It would be pretty hard to write about The Shepherd’s Wife without sharing a recipe for her pie, right? Shepherd’s Pie (aka: cottage pie or pot pie) is a “leftover” dish by tradition. When a farmer’s wife had prepared that large lamb roast on Sunday, Shepherd’s Pie or one of its many variations, was sure to hit the table on Monday night. We have so much to learn from our past, don’t we? Seems many of our answers to living a greener life are like a pair of ruby slippers—a way home right before our eyes all the time.
And basic Shepherd’s Pie is a pretty easy dish—leftover meat and gravy get thrown into a sauté of aromatic vegetables, placed in a casserole dish and topped with last night’s mashed potatoes (unless there are none, in which case you’d need to whip those up). Then it’s into the oven and “ta da!” You have a one-dish supper.
But you know me…I just had to tweak this ever so slightly. Be brave….
When I was out visiting Tracy on her sheep farm, we, of course, discussed recipes. Shepherd’s Pie is a favorite in the Riddle household, but even Tracy has put her own mark on this classic dish. And you know what? Her adjustment sounded brilliant, so it’s part of my recipe too! “I have never been a big fan of peas,” Tracy admitted, “especially canned or frozen. If it’s not right out of the garden, it’s not a good pea.” However, most recipes for a traditional Shepherd’s Pie suggest peas in the stew-like mixture that forms the bottom of the pie. Tracy decided to be brave (LOVE IT!) and substitute mushrooms instead. How brilliant is that?
So it was off to Leo’s house—my local mushroom grower–to pick up a big bag of gray oysters. However, if you decided to make this dish and don’t live near Leo, I think chopped portabella or shitake or a mixture of both would be divine.
Like Tracy, I was thinking already about how I might slightly elevate this humble…pie…OK, that was pretty lame. What was bothering me was the mound of potatoes—not that I don’t love good homemade mashed potatoes—but it sounded a bit…boring. So I literally lift the typical diced carrots out of the meat mixture and created a spiced carrot puree to give those potatoes a flavorful, colorful friend. If this is more than you want to tackle, feel free to keep the carrots in their original spot—I’ll be sure to tell you how.
And one other thing…I purchased a pound of raw ground lamb from Tracy for my Shepherd’s Pie, since I did not have leftover roast. So, I wrote out the recipe using the raw lamb burger, but I will be sure to mention how to adjust for leftovers in the recipe, if you are really being greener than green.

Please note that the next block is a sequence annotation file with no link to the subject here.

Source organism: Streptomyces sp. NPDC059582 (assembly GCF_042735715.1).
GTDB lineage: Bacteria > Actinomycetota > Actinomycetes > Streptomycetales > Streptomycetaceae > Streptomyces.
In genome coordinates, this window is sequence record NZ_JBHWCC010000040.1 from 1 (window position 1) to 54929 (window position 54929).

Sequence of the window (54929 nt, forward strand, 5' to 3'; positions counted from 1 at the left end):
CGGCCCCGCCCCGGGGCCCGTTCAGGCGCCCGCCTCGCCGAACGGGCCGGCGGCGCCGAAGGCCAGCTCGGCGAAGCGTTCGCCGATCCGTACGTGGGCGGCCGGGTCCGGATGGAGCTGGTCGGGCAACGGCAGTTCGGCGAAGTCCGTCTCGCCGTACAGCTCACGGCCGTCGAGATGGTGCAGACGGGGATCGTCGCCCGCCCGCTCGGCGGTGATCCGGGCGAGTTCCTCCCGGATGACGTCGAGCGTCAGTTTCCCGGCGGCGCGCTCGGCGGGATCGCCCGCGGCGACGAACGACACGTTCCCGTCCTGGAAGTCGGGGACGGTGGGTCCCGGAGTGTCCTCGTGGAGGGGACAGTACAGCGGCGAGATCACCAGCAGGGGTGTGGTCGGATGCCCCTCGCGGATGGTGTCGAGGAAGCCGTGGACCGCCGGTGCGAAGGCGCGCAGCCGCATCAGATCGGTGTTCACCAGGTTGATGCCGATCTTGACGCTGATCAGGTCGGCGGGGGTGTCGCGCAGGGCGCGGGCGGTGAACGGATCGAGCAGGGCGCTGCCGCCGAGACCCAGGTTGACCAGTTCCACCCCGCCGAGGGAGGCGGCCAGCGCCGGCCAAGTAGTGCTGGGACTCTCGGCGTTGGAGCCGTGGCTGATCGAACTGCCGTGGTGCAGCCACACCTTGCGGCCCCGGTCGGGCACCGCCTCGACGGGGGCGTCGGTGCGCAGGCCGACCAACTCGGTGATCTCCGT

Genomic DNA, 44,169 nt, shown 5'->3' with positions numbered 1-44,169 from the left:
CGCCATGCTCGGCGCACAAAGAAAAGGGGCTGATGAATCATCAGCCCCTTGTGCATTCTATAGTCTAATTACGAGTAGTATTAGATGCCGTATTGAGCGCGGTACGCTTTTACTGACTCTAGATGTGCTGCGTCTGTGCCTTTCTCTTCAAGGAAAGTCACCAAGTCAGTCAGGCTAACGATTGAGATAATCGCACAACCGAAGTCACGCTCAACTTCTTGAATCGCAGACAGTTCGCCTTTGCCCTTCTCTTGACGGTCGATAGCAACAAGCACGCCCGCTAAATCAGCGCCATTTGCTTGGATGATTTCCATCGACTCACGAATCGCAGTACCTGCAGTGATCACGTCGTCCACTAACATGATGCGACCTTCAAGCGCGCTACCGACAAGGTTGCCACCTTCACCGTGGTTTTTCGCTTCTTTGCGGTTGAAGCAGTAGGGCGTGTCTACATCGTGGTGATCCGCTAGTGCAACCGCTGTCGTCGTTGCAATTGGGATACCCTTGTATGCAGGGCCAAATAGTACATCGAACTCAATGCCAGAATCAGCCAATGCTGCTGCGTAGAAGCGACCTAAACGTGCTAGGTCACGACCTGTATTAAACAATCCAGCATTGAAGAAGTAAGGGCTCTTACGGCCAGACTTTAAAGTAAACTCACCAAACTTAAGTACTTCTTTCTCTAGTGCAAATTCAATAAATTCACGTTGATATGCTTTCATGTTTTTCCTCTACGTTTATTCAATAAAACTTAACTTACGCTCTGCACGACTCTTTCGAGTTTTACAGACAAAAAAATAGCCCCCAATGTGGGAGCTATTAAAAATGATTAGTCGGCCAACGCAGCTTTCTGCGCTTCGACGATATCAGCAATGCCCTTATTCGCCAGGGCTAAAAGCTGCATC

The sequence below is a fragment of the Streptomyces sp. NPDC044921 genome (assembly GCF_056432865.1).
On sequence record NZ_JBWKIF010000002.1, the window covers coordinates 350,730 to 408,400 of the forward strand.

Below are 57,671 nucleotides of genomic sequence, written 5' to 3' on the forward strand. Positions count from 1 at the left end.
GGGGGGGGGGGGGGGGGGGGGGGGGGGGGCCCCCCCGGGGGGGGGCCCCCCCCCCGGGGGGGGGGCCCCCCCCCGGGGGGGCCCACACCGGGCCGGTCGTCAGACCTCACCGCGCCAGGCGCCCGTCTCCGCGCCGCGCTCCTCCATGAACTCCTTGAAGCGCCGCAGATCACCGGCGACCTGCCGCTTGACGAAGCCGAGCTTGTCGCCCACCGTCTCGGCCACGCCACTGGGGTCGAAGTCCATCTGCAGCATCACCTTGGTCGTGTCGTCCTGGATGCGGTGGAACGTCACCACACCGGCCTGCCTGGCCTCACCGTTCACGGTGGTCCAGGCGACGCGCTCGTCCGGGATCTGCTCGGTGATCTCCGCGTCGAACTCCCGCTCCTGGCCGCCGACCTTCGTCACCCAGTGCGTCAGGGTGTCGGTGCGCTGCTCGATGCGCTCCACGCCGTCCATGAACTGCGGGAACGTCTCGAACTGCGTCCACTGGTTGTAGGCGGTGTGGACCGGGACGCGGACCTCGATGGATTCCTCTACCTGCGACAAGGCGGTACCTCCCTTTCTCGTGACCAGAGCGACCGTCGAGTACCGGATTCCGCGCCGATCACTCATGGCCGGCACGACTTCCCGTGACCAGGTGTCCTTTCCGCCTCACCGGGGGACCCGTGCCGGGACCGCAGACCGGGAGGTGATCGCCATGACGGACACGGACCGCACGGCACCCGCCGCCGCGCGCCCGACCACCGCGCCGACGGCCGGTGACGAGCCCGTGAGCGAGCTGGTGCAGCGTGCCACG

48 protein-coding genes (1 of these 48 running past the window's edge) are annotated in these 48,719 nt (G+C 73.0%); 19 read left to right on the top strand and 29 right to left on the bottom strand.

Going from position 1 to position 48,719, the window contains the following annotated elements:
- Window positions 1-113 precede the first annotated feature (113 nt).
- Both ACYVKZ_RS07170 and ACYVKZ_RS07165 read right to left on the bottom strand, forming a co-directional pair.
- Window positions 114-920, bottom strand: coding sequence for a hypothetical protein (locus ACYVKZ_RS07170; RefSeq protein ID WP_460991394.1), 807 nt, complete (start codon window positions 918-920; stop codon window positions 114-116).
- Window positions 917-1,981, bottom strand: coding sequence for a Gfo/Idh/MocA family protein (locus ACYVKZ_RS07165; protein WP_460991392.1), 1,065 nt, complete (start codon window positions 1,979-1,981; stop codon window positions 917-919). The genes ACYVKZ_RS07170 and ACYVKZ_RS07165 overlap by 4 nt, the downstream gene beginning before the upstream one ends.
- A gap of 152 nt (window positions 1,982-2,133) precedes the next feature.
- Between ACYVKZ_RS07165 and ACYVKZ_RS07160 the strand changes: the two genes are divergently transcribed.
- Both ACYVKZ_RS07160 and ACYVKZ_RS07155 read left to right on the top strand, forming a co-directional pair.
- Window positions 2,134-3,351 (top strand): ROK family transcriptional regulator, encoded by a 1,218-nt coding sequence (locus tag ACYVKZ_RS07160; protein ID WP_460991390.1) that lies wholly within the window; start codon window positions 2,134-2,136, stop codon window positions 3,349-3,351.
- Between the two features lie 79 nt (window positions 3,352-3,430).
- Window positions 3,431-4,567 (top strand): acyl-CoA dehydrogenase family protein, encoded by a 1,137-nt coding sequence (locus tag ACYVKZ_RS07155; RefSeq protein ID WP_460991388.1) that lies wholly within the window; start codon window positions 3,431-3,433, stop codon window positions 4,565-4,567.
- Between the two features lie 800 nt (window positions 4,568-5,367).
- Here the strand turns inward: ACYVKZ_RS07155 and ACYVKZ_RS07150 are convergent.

And before you get your wool up…
The lambs that go to market from Tracy’s farm are not tiny enough to fit in your Easter basket (Leave the anthropomorphism to Disney.). Market lambs are nearly fully grown, and live a happy life for about a year to a year and a half out in the pasture with their moms…more or less the same as humanely raised cows, hogs and chickens. And while meat is better left as a side dish rather than the center of the meal if we are serious about ending climate change (see the end of my post on The Compost Cracker for Drawdown Challenge links), it can still be a perfectly green choice, especially in a dish such as this and especially if we buy meat raised by local growers like Tracy, on small farms, who practice humane, regenerative and/or organic agriculture. OK, lecture over—time to cook.
- One and one-half pounds Russet or Yukon Gold potatoes, scrubbed, peeled, evenly quartered and submerged in a salted ice bath until ready to use (about one teaspoon sea salt)
- Clean, cold water, enough to submerge the potatoes for cooking
- One tablespoon unsalted butter
- One-quarter cup heavy whipping cream
- Sea salt and freshly ground black pepper to taste
- Three large carrots, scrubbed well and trimmed but not peeled, cut into small chunks
- Clean, cold water, enough to submerge the carrot chunks, season with a dash of salt
- One tablespoon unsalted butter
- Two tablespoons heavy cream
- Zest from one large lemon
- One-quarter teaspoon each, freshly grated nutmeg, ground ginger and fine sea salt
- A big pinch Herbs de Provence (or a pinch of dried herbs of your choice such as thyme and tarragon)
- One-quarter cup olive oil
- One tablespoon unsalted butter